What Happens in the Body When Stressed

Effects of Stress

Physically Overall

Causes headaches, lack of sleep, digestive problems and stressed (sore) muscles

Adrenals

Adrenals go into overdrive

Creates a rise in blood pressure, heart disease, obesity and diabetes

Adrenal Location

Disrupts proper kidney function and brain function

Cortisol

Causes malfunctioning and sets a constant state of fight or flight

Mental

Onset of depression, anxiety, poor decision making, low self-esteem, lack of confidence

Thought process

Overall, depletes key chemicals in the brain

Chemicals in the brain

Lowers the level of neurotransmitters that are responsible for balancing mood, the ability to learn, appetite control and sleep.  When these functions are out of balance, it can lead to depression and addictions.

Brain function

Stress can kill cells in the hippocampus (regulates memory and emotions), which leads to poor memory and hinders learning as the hippocampus shrinks. This also diminishes proper functioning in thought processing and the ability of proper expression.  Stress can actually, alter the structure of the brain and change the balance of gray matter to white matter and how it connects to the amygdala. Gray matter is packed with nerve cells that provides us with the ability of higher functioning in thinking, computing and decision making (Psychology Today online).

Long-term

Damage to heart function and liver.

Creating Anger in self and others

Effects of Anger

Anger has a similar effect as stress.  Constant anger can do long term harm to the body.

Heart

Circulation

When in an angry state, the brain directs blood away from the organs to provide the muscles with additional blood for additional strength. This can be useful for defending yourself and getting out of harm’s way.  However, when in an unhealthy state of anger, this makes the body think it must take action which results in useless violence.  Being in constant state of anger does long-term damage to the heart and affects circulation.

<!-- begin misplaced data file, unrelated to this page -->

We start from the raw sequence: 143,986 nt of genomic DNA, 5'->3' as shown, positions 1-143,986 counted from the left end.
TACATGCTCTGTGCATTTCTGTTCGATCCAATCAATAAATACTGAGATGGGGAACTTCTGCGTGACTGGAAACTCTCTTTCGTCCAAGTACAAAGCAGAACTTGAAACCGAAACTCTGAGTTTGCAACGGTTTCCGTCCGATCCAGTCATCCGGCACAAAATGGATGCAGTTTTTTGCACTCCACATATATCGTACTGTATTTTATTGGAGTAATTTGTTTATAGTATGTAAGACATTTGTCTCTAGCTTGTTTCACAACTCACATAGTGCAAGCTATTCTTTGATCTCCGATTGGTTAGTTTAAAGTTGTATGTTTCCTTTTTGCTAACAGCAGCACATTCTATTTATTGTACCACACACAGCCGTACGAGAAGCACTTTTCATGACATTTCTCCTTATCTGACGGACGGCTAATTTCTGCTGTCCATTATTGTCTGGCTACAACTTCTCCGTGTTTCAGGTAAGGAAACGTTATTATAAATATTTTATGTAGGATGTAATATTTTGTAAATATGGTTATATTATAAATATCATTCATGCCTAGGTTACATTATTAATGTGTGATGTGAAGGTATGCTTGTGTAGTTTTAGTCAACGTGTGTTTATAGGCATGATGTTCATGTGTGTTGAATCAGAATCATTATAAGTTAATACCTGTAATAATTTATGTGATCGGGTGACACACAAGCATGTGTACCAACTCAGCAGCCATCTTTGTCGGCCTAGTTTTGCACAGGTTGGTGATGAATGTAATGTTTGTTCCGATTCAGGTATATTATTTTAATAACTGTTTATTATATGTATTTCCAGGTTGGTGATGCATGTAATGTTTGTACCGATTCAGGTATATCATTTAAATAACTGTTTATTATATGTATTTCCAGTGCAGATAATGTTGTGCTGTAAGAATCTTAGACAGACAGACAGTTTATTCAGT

Immune System

Anger depletes the immune system.  When the immune system is weak, major illnesses and diseases can take over the body.  B cells are not able to do their job efficiently.  They are responsible for keeping virus cells in check, and when they are not able to do that, then illnesses like Epstein Barr and Herpes Virus run rampant in the body.

Brain

Being in a constant anger state over stimulates the chemicals and nerves in the brain.

The Practice of Ahimsa to Manage Anger

You may want to set a time frame to do a consistent intro practice to get used to adopting a new way of thinking.  Ideally, 7-14 day practice.  Increase your practice to 30 days.

Practice

Being peaceful is not weakness

Start with a 15 minutes meditation and basic pranayama (breathing technique).

Bring in the awareness practice.  Actively practice loving kindness.  Start with self, then expand to family and friends, then to others. May your thoughts be full of kindness.  May your words be filled with kindness.  And when you are faced with someone who much rather push you than accept your kindness, take a few deep breaths and walk away.

Be on the look out for a more comprehensive practice of Ahimsa and other foundation practices in yoga.

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Cover Photo compilation credits:Copyright: karelnoppe / 123RF Stock Photo ; Copyright: fahrner / 123RF Stock Photo ; Copyright: prudkov / 123RF Stock Photo
Photos: Copyright: rawpixel / 123RF Stock Photo